I’m not even talking about materialism here, though the relation should have relevance. Yes, ultimately money buys the material, so the story goes. The issue is with abstracts: those who make so much money that it can (1) never be transferred to the material, and (2) relieves others of their life, liberty, and private property. This is what seems to be happening now. Let me amend that: it has been happening for decades, but the world is finally feeling the radical effects of this sort of American corporate greedthink that has penetrated all aspects of our lives.
Where does this greedthink come from? I think it’s a lack of education.
About a year ago, I was invited to a friend’s birthday party. My friend is a lawyer, so there were other lawyers there celebrating. I got to chatting with one of them, and he asked me what I do. I responded that I was an English professor — and that day I just happened to have taught Homer.
“Oh, yeah?” he said raising his eyebrows in an act of feigned enthusiasm.
“Yes,” I replied. “There are few literary expressions that I would put above the significance of Homer’s epics.”
This was a pretty mundane conversation, one that I have had at cocktail parties many times. My last statement is usually a verbal tranquilizer, but he was feeling contentious, and it had the opposite effect: “I don’t have to read Homer. That’s absurd! Homer has nothing to do with my life as a lawyer, and I wasted a lot of time and money in college taking nonsense courses that had nothing to do with life.” (Or something like that.) At this, the rest of the jovial conversations at the table stopped, and they were looking at this guy. I decided this was another Uncle-Harry moment. We were at a birthday party after all. “OK, Uncle Harry.”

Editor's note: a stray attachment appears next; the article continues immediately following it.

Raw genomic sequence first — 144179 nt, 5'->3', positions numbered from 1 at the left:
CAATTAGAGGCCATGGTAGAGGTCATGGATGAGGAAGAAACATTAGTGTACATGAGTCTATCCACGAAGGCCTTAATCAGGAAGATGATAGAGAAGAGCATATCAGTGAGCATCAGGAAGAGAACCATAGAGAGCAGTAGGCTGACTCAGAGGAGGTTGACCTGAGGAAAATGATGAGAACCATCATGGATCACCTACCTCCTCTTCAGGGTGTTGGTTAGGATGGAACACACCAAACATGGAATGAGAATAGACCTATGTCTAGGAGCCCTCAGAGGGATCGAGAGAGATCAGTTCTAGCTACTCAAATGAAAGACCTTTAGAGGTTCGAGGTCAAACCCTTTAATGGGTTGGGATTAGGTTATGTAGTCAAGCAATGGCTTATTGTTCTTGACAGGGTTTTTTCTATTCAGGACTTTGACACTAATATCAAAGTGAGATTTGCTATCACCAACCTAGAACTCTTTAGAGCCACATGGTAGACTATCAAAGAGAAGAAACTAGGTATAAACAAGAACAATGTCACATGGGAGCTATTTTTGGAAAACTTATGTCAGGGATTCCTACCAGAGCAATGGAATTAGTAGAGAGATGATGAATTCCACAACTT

Yet this guy’s attitude is exactly what I’m talking about. What is the most popular undergraduate major? You already know. That’s right: it’s business! Out of the top ten majors listed by The Princeton Review, over half of them would not be considered as liberal arts. In fact, according to the National Center for Education Statistics, business trumps the second most conferred major by double.
Now don’t get me wrong. I’m sure the skills one learns in business courses are great for doing business, but what do they teach a student about being human? About compassion? Empathy? In other words, when the most popular college major in the US is business, we are training a world that is increasingly populated by Uncle Harrys, and we’re surprised at its current state? Is business inherently bad? No. However, when budgets are cut in education, which programs suffer? Take a guess. When we look at the education of our children and young adults as a business, we need to be prepared for what we’ll get.
I think we still need Homer and his scions. I think Uncle Elwood would agree.
- Original title: “Combatting Greedthink in America.”
- For an excellent history of event, see Heileman, John (November 1, 2000). "The Truth, the Whole Truth, and Nothing but the Truth". Wired. Business. Retrieved 2019-01-08.
- Selfa, Lance (October 26, 2011). "How the 1 Percent Rules". Socialist Worker. Retrieved 2019-01-08.
- Domhoff, G. William (April 2017) . "Wealth, Income, and Power". Who Rules America?. Retrieved 2019-01-08.
- Franek, Rob (2011). "Top 10 College Majors". The Princeton review. Retrieved 2019-01-08.
- "Most Popular Majors". National Center for Education Statistics. Retrieved 2019-01-08.